Google’s cars allow drivers to take control to steer and step on the brake, but are designed to eliminate the need to do so. Otherwise, the car uses GPS, traffic sensors and artificial intelligence software to drive.
Cars that drive themselves are supposed to reduce emissions, reduce accidents caused by human error and, of course, make tech geeks go green with envy. But how soon does Google think that these automated autos will be ready to show up in the average garage?
It’s sooner than you may think. In a Wall Street Journal article last month, Anthony Levandowski, who heads up software and sensor development for the cars, said that he expects that the cars will be sale-ready “much sooner than the next decade. If not, shame on us as engineers.”
It’s hard to place an exact value on “much sooner,” but Levandowski’s timeline means that kids in kindergarten now could theoretically learn to drive in a car that requires no driver.
As the Journal’s article noted, the cars are still many, many miles of testing away from that future, but Google is fielding input from car manufacturers and insurance companies on how to make a driverless car a consumer market reality.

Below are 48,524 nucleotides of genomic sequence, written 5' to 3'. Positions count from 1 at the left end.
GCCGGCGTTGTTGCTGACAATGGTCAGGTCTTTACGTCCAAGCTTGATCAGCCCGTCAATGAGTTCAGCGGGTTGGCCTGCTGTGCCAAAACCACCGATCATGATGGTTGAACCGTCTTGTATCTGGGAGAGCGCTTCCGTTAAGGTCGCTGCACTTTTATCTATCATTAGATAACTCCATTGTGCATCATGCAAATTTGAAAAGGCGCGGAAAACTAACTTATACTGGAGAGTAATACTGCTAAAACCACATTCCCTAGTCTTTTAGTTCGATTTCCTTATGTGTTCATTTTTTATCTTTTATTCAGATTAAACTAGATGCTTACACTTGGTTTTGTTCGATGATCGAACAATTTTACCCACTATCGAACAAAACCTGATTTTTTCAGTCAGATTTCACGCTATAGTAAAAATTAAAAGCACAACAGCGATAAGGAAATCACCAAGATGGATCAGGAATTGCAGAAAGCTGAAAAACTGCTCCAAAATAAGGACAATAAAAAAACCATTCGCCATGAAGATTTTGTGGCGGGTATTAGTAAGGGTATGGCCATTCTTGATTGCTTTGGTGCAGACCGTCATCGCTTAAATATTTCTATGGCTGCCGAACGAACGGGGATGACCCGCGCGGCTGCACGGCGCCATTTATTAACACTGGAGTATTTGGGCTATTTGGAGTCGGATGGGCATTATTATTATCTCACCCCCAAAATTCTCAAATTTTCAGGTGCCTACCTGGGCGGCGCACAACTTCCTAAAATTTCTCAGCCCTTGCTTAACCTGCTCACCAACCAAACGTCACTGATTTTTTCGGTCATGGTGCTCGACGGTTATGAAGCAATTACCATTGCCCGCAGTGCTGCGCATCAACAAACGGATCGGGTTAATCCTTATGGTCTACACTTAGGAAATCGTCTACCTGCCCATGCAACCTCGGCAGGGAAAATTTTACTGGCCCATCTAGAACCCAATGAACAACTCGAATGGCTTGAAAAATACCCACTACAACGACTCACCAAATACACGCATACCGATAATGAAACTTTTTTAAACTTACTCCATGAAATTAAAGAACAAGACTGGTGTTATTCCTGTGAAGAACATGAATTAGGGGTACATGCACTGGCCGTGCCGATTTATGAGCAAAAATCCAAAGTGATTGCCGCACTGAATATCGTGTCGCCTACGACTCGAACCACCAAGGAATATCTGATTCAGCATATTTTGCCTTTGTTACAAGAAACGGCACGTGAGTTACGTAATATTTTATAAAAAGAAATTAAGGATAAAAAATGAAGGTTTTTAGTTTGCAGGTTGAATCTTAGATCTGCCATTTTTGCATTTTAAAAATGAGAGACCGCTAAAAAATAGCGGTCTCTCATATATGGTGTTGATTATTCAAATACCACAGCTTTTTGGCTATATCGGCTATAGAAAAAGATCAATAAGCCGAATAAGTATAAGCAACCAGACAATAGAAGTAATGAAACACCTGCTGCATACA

The news out of Nevada has resurrected fears about the cars, particularly their susceptibility to malware, SlashGear reported. There have also been questions about safety, though the only recorded accident with Google’s self-driving car happened when a human driver was in control, MSNBC reported.
The Sun report said that the cars had been tested by Department of Motor Vehicles officials on the Las Vegas strip and in Nevada’s capital, Carson City.
The cars are probably the most well-known project to come of out of Google’s X Labs, where engineers are working on projects such as space elevators and Google Glass.
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What else is Google X cooking up?